John Jay Students React to Sexual Harassment Allegations Against Governor Cuomo

Leanna Wells, Editor

New York Gov. Andrew Cuomo is adamant about not resigning, despite the growing calls from legislators and lawmakers.  

He could be facing impeachment based on the investigation into the sexual harassment allegations made against him by seven women, four of whom worked for him.

After the first accuser, Lindsey Boyland came forward in December 2020, the other women made their voices heard, with one coming forward in February and more allegations emerging days after. 

The latest accuser currently works for him, having come forward last month. The current aide claimed that Cuomo made suggestive remarks towards her and another employee, sometimes in Italian, and stared at her body.

This comes as he is already facing heat for the handling of COVID-19 nursing home deaths by his administration.

The claims began only shortly after he faced heat for mishandling COVID-19 nursing home deaths under his administration.

For students like Naylea Henriquez, when the first allegation surfaced, she was astonished.

Henriquez, a Freshman and Forensic Psychology major at John Jay said, “At first, I thought it was one of those Twitter jokes, but when I realized it was real, I was surprised because he was very vocal about the ‘Me Too’ movement.”

Other students, like Anthony Garcia, had a contrasting view of the allegations.

Garcia, a Freshman and Law & Society major said, “I was like, ‘wow, kind of unsurprising.’ But I thought it was very troubling and needed to be addressed immediately.”

At his first public appearance on March 3, since the accusations surfaced, Cuomo apologized for his behavior and claimed he didn’t know he was “making anyone feel uncomfortable.”

One week after he issued an apology, Cuomo’s office reached out to former employees concerning a woman who accused him of sexual harassment.

Dartagnan Lyras, a Freshman and History major saw those calls as anything but professional.

“Any lawyer would tell you that’s the absolute last thing you want to do, and that’s for good reason,” he said. “I feel like he lost what little respect he gained during the pandemic.”

Some would say that Cuomo became a household name during the pandemic because of his handling of the coronavirus crisis, especially for his advocacy for New York and holding daily briefings.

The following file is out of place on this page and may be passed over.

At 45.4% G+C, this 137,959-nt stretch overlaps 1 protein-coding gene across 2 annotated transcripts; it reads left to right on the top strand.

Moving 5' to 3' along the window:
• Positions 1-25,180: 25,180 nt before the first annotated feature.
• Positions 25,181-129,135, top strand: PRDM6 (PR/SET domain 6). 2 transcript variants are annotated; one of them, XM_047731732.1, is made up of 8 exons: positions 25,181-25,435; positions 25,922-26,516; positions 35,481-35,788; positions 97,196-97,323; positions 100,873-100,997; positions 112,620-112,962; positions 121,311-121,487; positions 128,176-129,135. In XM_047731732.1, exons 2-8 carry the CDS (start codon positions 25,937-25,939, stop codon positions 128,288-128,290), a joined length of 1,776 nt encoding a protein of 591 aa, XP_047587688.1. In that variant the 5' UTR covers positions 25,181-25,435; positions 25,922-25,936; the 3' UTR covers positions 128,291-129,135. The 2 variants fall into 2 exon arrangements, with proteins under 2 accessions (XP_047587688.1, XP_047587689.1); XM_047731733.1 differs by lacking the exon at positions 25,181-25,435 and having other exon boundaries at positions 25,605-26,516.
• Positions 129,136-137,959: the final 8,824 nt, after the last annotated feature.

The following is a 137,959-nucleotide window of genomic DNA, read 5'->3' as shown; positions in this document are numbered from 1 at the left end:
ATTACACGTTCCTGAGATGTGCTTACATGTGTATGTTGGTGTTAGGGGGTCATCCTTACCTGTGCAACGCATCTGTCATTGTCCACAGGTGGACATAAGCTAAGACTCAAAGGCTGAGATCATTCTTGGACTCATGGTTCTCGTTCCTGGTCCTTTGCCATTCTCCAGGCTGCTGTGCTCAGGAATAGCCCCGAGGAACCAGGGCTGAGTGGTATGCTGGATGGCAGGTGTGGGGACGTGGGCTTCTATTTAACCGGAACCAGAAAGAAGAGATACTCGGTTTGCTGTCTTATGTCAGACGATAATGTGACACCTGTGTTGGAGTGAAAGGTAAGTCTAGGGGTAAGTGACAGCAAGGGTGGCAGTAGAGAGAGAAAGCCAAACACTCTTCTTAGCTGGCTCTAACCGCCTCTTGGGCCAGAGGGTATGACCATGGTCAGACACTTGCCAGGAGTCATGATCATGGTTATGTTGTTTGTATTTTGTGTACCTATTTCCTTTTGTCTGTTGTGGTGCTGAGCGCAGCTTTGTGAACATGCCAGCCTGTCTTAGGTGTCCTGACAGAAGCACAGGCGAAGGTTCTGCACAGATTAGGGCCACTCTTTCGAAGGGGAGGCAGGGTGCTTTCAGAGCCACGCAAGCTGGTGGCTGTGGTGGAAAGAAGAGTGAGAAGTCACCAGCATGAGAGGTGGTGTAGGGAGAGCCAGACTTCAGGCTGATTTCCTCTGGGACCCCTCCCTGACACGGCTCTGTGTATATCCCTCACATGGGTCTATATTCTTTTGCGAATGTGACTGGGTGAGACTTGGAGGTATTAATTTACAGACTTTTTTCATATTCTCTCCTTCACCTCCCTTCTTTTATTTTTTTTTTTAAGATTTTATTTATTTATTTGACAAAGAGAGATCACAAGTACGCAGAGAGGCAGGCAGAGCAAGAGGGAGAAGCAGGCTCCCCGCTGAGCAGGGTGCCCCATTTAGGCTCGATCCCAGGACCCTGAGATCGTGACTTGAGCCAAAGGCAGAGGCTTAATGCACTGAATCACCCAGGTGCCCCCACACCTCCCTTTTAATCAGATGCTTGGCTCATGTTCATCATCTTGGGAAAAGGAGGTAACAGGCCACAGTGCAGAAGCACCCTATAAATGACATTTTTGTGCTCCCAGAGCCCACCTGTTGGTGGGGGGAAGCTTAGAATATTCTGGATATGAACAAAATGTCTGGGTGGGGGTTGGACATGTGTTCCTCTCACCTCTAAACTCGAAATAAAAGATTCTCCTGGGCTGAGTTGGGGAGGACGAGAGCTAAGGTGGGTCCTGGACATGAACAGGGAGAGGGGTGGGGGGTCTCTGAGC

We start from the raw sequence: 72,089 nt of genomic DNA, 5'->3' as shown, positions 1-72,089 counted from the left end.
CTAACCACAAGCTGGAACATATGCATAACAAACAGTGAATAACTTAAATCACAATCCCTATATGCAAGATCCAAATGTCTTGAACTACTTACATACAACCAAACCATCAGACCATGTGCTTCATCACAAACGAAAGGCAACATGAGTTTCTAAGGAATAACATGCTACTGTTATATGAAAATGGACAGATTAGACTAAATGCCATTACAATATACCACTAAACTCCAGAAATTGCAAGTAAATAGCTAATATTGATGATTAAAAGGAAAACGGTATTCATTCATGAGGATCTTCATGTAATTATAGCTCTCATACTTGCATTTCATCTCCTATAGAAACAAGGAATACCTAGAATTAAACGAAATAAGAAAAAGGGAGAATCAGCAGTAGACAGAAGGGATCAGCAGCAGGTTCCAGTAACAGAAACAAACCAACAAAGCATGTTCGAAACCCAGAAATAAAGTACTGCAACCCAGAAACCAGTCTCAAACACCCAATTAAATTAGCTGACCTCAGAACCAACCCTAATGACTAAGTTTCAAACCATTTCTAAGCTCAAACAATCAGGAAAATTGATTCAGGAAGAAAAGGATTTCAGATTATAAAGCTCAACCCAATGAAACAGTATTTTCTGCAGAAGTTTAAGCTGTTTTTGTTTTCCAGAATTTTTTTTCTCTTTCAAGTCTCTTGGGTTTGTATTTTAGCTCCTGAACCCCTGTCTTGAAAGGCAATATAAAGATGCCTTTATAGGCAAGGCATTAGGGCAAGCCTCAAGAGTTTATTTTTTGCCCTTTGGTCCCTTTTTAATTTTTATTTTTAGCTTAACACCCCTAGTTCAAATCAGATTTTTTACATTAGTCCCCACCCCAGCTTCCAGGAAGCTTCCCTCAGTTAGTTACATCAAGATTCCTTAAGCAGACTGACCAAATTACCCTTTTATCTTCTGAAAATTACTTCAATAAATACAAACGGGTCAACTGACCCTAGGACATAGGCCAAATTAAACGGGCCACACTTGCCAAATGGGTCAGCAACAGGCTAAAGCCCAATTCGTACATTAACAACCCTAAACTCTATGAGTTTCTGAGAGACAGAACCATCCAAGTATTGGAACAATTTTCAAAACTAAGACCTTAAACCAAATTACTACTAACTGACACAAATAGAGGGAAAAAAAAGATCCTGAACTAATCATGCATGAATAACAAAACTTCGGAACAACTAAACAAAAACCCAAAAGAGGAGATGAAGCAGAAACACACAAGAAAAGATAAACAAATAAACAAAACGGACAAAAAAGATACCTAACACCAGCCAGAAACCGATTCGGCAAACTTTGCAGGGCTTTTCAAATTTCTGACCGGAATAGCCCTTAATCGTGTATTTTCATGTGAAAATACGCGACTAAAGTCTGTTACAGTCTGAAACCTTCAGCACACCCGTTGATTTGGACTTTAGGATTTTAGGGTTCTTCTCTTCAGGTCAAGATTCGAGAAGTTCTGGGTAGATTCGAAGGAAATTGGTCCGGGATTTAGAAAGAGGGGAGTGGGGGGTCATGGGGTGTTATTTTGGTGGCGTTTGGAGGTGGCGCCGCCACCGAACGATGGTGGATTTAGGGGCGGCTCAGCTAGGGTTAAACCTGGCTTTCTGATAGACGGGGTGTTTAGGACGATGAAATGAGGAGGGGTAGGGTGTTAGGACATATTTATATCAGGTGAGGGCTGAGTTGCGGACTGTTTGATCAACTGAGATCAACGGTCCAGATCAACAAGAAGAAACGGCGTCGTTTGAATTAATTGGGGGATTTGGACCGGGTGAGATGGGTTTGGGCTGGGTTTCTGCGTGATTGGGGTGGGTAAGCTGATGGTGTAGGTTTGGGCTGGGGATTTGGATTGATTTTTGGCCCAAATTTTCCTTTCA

“In the first half of the pandemic, it was very scary and confusing, and every day I would watch his briefings,” said Garcia. “It was quite comforting actually.”

The allegations pressure New Yorkers and lawmakers to assess Cuomo differently this time around.

Grace Villegas, a Sophomore and Criminal Justice major, suspects she narrowed down the logic behind Cuomo’s stance.

“I think the reason he doesn’t want to resign is that he’s had the power for so long; he wants to keep it,” she said. “But all the backlash is going to get to him.”

Lyras, on the other hand, thinks this could turn into a case of “guilty until proven innocent.”

“A simple accusation should not destroy a man’s entire career,” he said. “We are a country firmly rooted in due process and we cannot lose that.”

With the impeachment trial and investigation underway, Cuomo will be forced to ask himself what his legacy could look like. Will three terms of governorship be wiped away?

Henriquez thinks his legacy could be at stake.

“He could’ve done a million good things but one bad thing outshines it all,” she said.

As a New Yorker and a college student, Villegas reflected on how this impacts her moving forward.

“When it comes to voting and we put these people into office, we have to pay more attention to who we’re voting for and what they stand for,” she said. “They can say one thing and do another.”

As more details unfold and the focus shifts to vaccinating a majority of the population, Cuomo is certain about not leaving office before his time.

He was re-elected for a third term in 2018 and plans to run for a fourth term in 2022. His successful re-election all depends on who voters will cast a ballot for.

“He was someone who I thought of as a great leader during this pandemic,” said Garcia. “One who was comforting, very honest, straightforward, and now I don’t view him in the same light.”